Dynamics-aerosol-chemistry-cloud interactions in West Africa
Research Publications
General
27 August 2018
Aerosol distribution in the northern Gulf of Guinea: local anthropogenic sources, long-range transport, and the role of coastal shallow circulations
Publication: Atmos. Chem. Phys., 18, 12363-12389 ()
DOI Number:
Author: Flamant, C., Deroubaix, A., Chazette, P., Brito, J., Gaetani, M., Knippertz, P., Fink, A. H., de Coetlogon, G., Menut, L., Colomb, A., Denjean, C., Meynadier, R., Rosenberg, P., Dupuy, R., Dominutti, P., Duplissy, J., Bourrianne, T., Schwarzenboeck, A., Ramonet, M., and Totems, J.
Abstract:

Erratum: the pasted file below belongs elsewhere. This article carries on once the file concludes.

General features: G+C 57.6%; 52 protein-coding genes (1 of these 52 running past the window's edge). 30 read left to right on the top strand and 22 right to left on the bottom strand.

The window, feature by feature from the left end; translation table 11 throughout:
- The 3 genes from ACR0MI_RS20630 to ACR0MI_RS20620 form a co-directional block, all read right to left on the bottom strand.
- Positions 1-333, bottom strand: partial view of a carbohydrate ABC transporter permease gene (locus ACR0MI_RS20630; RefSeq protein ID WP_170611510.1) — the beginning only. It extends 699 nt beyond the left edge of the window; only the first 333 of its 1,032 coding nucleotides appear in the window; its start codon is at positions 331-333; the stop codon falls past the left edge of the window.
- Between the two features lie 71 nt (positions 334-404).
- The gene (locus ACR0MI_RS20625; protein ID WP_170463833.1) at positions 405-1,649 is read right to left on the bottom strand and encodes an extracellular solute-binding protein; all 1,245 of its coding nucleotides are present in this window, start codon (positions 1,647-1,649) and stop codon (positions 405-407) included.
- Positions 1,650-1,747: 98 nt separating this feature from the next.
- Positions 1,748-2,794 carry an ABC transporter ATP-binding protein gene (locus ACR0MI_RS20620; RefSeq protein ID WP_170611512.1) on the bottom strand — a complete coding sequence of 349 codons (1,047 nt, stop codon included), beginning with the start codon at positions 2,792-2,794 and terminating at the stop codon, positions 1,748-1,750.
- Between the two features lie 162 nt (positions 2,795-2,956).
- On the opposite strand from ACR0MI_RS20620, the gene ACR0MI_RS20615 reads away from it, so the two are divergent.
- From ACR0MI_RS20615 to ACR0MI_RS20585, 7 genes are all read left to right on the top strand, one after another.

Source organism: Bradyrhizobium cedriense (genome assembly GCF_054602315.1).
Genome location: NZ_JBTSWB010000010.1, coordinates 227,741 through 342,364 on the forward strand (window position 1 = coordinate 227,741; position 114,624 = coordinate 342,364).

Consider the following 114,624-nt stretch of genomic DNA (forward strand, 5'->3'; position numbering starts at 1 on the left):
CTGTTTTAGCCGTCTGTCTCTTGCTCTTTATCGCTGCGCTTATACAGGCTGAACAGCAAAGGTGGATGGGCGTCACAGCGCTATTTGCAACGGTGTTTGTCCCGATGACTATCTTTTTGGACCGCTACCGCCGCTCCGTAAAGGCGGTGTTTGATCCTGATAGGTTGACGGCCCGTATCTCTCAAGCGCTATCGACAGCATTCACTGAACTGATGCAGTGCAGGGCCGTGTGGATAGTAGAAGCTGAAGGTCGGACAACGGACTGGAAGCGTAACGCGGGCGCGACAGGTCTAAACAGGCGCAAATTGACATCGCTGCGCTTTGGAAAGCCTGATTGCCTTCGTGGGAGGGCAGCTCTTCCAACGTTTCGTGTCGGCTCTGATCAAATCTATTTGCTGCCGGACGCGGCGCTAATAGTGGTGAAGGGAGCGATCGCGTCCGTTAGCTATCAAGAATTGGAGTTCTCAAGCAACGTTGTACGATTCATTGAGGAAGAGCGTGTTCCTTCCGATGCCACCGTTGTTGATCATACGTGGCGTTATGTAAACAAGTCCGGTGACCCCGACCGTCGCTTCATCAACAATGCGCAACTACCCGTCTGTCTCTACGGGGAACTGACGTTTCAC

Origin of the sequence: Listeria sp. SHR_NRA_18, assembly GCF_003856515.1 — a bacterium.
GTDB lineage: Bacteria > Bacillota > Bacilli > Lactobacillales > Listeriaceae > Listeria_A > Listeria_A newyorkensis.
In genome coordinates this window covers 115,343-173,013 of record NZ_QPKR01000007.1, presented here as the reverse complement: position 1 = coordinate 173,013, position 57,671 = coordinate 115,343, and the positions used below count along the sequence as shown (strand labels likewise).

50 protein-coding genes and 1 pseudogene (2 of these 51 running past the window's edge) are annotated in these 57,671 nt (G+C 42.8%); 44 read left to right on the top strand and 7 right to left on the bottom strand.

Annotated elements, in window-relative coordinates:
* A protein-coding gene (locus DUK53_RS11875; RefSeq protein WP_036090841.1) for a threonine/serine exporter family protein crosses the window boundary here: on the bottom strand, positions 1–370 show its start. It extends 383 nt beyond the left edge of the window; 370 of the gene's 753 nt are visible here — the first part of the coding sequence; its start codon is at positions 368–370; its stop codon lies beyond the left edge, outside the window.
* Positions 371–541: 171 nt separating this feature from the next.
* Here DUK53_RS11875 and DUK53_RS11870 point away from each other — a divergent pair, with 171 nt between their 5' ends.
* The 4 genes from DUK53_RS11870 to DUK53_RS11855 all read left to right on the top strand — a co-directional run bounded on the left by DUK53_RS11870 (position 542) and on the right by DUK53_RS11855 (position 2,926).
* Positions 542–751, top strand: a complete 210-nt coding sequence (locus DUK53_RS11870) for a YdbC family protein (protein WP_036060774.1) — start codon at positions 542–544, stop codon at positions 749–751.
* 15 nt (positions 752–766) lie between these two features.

The complex vertical distribution of aerosols over coastal southern West Africa (SWA) is investigated using airborne observations and numerical simulations. Observations were gathered on 2 July 2016 offshore of Ghana and Togo, during the field phase of the Dynamics-Aerosol-Chemistry-Cloud Interactions in West Africa project. This was the only flight conducted over the ocean during which a downward-looking lidar was operational. The aerosol loading in the lower troposphere includes emissions from coastal cities (Accra, Lomé, Cotonou, and Lagos) as well as biomass burning aerosol and dust associated with long-range transport from central Africa and the Sahara, respectively. Our results indicate that the aerosol distribution on this day is impacted by subsidence associated with zonal and meridional regional-scale overturning circulations associated with the land–sea surface temperature contrast and orography over Ghana and Togo, as typically observed on hot, cloud-free summer days such as 2 July 2016. Furthermore, we show that the zonal circulation evidenced on 2 July is a persistent feature over the Gulf of Guinea during July 2016. Numerical tracer release experiments highlight the dominance of aged emissions from Accra on the observed pollution plume loadings over the ocean, in the area of aircraft operation. The contribution of aged emission from Lomé and Cotonou is also evident above the marine boundary layer. Given the general direction of the monsoon flow, the tracer experiments indicate no contribution from Lagos emissions to the atmospheric composition of the area west of Cotonou, where our airborne observations were gathered. The tracer plume does not extend very far south over the ocean (i.e. less than 100km from Accra), mostly because emissions are transported northeastward near the surface over land and westward above the marine atmospheric boundary layer. The latter is possible due to interactions between the monsoon flow, complex terrain, and land–sea breeze systems, which support the vertical mixing of the urban pollution. This work sheds light on the complex – and to date undocumented – mechanisms by which coastal shallow circulations can distribute atmospheric pollutants over the densely populated SWA region.